Auto Racing

Cedar Rapids firefighter set to mark 30th season racing at Hawkeye Downs

Brian Gibson's 'racecar is a way for me to release my stress'

Brian Gibson and his family (from left) Alex Gibson, Sydney Henderson, Renae Gibson and Carly Henderson spend every week
Brian Gibson and his family (from left) Alex Gibson, Sydney Henderson, Renae Gibson and Carly Henderson spend every weekend during the summer together at the race track, something he’s proud to be able to  say with three children in their 20s. (Family photo)

CEDAR RAPIDS — Brian Gibson relies on people every day of his life.

“The brotherhood of the fire department runs very, very deep,” said Gibson, one of three battalion chiefs for the City of Cedar Rapids’ east side. “You put your life in the hands of the people that you work with in many different ways. Whether you’re hanging off a rope or driving side-by-side, 6 inches apart at 100 miles per hour, your life is in other people’s hands and you have their life in yours.”

When lives are on the line, experience matters. Gibson has plenty of it in the firehouse and on the racetrack.

This will be Gibson’s 30th season racing at Hawkeye Downs, which opens its 2020 season Friday. He also is two years from retirement after 33 years with the fire department.

Gibson graduated from West Branch in 1985 and was attending the University of Iowa when he followed a friend to a job offer with the department in 1988.

Both his father and grandfather were volunteer firefighters in West Branch, so it seemed like a natural fit.

While Gibson worked his way up to captain in the early 2000s and battalion chief in 2010, the road has not always been easy.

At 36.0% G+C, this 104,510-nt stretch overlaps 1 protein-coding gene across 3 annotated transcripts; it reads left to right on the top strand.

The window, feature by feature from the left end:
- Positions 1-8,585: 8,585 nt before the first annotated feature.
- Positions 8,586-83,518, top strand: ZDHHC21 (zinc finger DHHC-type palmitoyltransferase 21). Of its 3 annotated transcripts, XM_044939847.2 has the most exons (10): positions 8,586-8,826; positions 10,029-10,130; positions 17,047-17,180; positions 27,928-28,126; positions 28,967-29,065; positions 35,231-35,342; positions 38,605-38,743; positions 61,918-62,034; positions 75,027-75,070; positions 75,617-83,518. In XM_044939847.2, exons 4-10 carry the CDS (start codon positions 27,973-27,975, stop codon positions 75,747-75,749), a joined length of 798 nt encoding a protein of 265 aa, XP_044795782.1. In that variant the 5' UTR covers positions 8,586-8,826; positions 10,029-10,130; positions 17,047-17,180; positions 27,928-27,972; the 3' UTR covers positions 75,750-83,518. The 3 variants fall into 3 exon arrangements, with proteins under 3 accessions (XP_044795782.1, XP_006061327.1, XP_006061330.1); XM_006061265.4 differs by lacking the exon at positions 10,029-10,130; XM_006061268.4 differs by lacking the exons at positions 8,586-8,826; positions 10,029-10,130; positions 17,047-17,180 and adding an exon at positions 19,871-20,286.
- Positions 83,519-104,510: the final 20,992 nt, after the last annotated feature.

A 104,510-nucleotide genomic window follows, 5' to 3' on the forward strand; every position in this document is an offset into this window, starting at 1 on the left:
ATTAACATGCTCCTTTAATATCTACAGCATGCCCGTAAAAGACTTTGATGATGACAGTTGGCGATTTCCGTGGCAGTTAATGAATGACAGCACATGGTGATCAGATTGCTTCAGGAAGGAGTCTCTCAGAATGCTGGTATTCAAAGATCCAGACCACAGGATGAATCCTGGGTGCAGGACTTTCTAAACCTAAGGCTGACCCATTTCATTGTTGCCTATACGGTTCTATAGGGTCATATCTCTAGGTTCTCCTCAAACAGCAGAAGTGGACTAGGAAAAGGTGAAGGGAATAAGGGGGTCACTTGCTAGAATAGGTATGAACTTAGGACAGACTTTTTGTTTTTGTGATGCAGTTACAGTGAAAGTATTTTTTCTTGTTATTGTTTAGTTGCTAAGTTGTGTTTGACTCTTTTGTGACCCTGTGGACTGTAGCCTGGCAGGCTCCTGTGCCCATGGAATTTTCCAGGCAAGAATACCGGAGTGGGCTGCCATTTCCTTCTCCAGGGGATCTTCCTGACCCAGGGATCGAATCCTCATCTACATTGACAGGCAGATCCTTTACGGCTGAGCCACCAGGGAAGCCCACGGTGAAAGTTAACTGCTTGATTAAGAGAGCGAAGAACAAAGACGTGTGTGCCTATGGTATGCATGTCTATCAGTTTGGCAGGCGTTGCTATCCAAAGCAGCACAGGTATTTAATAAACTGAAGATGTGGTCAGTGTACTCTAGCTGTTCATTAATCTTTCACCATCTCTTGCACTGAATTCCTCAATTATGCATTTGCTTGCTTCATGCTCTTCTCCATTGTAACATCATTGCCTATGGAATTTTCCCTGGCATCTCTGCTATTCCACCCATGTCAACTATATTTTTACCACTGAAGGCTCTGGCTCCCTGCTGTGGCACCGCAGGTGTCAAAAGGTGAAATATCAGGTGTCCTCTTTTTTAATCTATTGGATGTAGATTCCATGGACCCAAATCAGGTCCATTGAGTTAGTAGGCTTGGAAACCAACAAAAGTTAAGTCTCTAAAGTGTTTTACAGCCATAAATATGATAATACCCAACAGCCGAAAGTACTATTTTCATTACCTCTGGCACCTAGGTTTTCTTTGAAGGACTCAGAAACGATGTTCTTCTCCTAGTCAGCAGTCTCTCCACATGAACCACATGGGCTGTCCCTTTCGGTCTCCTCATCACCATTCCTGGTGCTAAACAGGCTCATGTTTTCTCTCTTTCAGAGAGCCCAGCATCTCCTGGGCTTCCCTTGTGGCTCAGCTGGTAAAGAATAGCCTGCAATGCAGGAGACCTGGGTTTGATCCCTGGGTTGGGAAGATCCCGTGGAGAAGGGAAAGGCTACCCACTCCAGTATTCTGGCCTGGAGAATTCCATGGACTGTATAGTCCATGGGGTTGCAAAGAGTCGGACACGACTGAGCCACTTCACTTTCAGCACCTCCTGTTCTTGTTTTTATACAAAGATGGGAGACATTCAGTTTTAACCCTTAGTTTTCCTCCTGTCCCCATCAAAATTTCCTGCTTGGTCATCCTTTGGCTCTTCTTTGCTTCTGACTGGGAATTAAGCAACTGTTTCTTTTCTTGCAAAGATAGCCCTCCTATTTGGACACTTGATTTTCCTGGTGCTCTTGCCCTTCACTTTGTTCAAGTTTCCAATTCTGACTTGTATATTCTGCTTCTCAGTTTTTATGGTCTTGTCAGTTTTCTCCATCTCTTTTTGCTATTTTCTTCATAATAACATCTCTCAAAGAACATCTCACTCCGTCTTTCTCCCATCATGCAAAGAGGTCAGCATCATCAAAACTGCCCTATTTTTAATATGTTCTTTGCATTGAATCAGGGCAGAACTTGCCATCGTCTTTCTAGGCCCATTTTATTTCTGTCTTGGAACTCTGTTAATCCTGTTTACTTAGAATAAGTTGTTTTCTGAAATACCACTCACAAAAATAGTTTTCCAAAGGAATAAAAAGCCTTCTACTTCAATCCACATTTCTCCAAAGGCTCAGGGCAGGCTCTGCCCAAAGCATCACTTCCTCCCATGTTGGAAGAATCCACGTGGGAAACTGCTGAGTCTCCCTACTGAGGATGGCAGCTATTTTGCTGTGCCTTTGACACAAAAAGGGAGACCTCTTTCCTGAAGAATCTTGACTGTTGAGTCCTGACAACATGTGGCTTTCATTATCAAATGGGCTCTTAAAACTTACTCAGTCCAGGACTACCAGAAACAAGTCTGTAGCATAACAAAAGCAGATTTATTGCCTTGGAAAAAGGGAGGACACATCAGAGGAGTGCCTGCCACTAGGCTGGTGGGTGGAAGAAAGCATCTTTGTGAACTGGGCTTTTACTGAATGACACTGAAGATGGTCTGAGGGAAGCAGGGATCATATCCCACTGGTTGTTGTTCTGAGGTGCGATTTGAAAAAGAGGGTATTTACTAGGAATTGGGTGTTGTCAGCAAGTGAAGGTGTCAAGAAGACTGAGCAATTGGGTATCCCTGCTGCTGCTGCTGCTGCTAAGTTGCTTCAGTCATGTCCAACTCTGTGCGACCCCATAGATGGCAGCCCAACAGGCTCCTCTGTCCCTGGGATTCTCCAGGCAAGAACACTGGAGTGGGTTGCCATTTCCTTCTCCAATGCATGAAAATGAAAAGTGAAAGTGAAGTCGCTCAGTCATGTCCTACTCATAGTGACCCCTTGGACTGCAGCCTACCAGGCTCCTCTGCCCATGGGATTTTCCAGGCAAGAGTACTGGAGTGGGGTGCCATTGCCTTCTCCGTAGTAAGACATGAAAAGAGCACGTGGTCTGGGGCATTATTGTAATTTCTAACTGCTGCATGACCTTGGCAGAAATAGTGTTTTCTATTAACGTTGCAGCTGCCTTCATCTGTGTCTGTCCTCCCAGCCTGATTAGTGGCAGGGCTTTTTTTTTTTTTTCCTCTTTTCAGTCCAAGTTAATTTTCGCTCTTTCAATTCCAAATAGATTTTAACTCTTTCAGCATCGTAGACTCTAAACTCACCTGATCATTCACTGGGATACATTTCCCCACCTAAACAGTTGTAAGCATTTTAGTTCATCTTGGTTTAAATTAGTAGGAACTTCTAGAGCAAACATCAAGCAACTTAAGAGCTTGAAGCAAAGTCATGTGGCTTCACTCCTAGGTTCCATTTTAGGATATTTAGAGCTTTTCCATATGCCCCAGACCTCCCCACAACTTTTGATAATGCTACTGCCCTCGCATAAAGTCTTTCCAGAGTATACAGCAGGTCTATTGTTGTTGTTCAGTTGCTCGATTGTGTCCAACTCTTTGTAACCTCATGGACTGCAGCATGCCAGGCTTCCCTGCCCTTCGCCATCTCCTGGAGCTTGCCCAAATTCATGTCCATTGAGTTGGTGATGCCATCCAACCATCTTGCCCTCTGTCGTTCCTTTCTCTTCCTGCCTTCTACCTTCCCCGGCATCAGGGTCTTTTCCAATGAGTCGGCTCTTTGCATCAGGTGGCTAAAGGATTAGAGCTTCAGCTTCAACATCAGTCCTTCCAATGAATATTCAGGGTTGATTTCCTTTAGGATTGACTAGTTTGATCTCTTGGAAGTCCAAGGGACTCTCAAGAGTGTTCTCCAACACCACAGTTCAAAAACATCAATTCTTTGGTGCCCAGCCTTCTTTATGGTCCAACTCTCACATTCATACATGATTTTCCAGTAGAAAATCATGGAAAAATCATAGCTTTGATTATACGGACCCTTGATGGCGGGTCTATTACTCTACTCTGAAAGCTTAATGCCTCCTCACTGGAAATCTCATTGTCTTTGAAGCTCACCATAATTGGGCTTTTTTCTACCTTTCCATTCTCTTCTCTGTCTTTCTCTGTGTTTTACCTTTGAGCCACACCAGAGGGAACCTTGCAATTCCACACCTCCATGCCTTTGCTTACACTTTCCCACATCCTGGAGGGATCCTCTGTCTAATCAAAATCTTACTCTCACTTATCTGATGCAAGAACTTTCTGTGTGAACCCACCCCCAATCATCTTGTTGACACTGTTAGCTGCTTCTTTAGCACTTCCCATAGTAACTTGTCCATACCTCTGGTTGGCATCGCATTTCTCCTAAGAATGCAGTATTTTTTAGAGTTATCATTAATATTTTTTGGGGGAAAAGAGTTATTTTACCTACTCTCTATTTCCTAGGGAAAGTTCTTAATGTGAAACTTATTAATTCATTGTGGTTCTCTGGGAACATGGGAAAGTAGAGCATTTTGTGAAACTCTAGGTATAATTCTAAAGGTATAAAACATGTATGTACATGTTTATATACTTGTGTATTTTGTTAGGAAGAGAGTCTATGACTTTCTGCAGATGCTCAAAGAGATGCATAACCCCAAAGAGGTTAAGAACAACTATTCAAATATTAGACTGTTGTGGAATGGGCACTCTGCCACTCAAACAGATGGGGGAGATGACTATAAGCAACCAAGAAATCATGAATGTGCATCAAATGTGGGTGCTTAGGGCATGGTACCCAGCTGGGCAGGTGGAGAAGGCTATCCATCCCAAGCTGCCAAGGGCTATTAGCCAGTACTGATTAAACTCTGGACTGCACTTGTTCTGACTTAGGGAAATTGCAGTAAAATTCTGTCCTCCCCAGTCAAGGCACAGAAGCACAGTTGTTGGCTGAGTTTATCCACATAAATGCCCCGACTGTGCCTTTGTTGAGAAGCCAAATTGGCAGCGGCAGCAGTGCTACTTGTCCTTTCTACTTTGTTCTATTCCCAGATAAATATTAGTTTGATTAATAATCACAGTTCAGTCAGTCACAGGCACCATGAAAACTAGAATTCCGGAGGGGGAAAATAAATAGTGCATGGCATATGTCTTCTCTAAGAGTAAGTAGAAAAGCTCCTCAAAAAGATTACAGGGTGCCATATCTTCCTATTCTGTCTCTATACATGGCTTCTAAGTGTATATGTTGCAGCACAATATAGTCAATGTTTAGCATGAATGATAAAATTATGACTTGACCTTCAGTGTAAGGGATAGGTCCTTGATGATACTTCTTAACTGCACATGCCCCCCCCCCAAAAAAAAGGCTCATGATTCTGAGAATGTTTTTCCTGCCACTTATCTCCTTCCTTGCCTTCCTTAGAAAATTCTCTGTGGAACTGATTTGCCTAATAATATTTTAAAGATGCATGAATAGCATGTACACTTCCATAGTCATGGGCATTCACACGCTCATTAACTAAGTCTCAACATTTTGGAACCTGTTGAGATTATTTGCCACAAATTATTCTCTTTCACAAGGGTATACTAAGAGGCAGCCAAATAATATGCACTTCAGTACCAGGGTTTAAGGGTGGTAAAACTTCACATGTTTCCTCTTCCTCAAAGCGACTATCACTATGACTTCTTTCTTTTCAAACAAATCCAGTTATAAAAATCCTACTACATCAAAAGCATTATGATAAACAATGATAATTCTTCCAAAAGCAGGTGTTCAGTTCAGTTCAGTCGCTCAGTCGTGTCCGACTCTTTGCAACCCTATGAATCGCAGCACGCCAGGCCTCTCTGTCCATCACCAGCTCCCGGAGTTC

Gibson’s close friend and fellow firefighter, Brett Henderson, died in 2008 from cancer. A year later, Gibson’s wife, Jill, died.

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Both families were close, so blending their two families seemed like a natural fit. Gibson married Renae Henderson in 2010.

“We both lost our spouses, we were friends and our families did things together,” Gibson said. “She has been in my corner with racing and it’s been something that we’ve done together ever since I got back into it.”

Gibson will not only drive his car in the late model class at Hawkeye Downs, he will rotate driving with Bob Aimers in the sport mod division. Aimers will take the vehicle to Independence and Benton County.

While the late model class doesn’t run every week at Hawkeye Downs, Gibson will take Renae, along with his son Alex and stepdaughters Carly and Sydney to Wisconsin a few times during the summer to taste a bit of their asphalt offerings.

“Most people with three adult children can’t say that they spend every weekend together, but I’m proud to say that we do,” Gibson said.

During his “day job,” which consists of 24-hour shifts on-duty, followed by 48 hours off, Gibson does a lot of scheduling and purchasing for the department.

“One of the benefits of being battalion chief is it’s pretty easy for me to get race nights off,” he said.

That’s important because it’s how he manages the stresses of his very demanding job.

“The racecar is a way for me to release my stress, unwind and shut my brain off,” Gibson said. “I get to go have fun with a great group of guys and that’s a brotherhood as well.”

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Gates for Friday night’s races at Hawkeye Downs will open at 6. Hot laps are scheduled for 6:30.

Pit passes are $30 and available at the pit shack, which has moved to the south drive entrance. Classes planning to run are hornets, hobby stocks, sportsmen, sport mods and legends, as well as the Midwest Trucks traveling series.

Admission is $10 for adults, $7 for seniors and students 9-17. Children 8-and-under are free.

Comments: justin.webster@thegazette.com

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